Will Women Save Hunting?

There's no sense in hiding from it. The number of hunters has been decreasing over the last few years (in the last USFWS survey the number of sportsmen fell from 40 million in 1991 to 34 million in 2006).

But there's a bright spot in this dreary statistical slide. The number of women hunters, especially in the West, is on the rise. Reuters recently reported that women made up almost 20 percent of all resident Idaho hunting licenses in 2010 (that's a 10-year high). In Montana women accounted for 14 percent of the state's hunters.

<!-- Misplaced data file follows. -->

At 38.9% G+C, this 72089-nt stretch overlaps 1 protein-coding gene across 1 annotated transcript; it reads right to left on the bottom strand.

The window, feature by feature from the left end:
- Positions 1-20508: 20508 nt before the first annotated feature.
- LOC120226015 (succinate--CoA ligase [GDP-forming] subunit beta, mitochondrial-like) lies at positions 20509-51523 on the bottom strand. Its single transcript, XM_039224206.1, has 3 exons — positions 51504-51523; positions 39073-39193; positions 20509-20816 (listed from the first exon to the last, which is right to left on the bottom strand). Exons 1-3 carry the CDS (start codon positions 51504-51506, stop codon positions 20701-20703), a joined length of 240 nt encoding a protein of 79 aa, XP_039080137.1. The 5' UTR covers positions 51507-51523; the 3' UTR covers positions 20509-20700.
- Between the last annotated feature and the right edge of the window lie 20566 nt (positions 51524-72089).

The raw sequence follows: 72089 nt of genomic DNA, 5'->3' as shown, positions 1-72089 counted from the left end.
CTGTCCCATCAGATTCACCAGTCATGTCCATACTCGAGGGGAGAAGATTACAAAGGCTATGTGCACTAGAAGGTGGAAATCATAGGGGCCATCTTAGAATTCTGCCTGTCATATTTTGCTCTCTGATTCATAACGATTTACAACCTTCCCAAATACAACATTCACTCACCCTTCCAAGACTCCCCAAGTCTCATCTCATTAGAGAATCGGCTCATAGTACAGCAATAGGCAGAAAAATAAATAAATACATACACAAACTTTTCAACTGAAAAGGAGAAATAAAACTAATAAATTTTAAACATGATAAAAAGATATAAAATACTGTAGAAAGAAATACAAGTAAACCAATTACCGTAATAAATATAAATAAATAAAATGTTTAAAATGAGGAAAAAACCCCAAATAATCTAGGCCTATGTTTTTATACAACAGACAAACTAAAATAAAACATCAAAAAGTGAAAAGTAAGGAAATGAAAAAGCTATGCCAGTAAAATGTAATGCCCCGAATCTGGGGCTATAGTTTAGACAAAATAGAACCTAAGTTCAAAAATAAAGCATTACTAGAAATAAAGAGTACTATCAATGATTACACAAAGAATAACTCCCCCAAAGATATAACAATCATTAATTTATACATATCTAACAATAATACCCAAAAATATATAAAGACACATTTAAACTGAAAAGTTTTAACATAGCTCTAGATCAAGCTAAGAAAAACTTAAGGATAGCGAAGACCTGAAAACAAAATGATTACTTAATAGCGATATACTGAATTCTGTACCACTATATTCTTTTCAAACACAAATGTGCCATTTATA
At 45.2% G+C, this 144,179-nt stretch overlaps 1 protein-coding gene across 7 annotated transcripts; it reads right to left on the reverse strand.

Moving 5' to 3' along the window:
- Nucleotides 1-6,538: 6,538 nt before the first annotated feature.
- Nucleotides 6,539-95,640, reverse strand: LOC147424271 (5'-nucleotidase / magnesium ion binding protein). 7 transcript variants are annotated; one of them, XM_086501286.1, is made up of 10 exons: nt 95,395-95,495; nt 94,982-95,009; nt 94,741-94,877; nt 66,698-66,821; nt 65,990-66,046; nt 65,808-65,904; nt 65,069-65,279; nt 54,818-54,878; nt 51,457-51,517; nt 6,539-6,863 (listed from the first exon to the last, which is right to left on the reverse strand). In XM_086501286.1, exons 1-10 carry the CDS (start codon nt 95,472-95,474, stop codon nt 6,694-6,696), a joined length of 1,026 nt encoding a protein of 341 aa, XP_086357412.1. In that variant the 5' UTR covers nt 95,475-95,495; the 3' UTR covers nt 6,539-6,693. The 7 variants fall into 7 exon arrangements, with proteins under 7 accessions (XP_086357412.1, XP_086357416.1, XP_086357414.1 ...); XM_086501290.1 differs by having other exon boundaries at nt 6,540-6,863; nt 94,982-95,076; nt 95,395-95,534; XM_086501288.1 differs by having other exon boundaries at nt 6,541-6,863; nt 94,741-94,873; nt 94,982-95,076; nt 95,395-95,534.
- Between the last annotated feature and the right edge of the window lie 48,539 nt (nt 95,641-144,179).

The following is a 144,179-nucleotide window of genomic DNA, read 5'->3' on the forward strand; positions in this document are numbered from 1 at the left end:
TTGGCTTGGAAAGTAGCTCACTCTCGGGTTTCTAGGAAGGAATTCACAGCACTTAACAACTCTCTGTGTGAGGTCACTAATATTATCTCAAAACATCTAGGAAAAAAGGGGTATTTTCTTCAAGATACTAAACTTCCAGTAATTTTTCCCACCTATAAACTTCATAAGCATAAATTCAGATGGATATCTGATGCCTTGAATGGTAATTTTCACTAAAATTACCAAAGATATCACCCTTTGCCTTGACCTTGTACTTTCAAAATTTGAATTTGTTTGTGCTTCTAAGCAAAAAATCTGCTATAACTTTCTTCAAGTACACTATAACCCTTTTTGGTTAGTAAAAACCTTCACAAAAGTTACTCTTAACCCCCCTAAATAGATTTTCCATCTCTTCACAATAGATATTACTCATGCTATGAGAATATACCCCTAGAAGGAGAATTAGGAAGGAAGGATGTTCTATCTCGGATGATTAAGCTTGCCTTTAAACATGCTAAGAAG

Also, western states are seeing an uptick in young women completing hunters safety courses, according to Reuters.

"Women are not just stuck in the kitchen these days, and hunting is no longer a gender-specific activity," Kelton Hatch, conservation educator with the Idaho Department of Fish and Game, told the publication.

The outdoor industry is starting to take notice. More and more retailers are coming out with apparel designed specifically for women and several states have started programs to recruit more women hunters.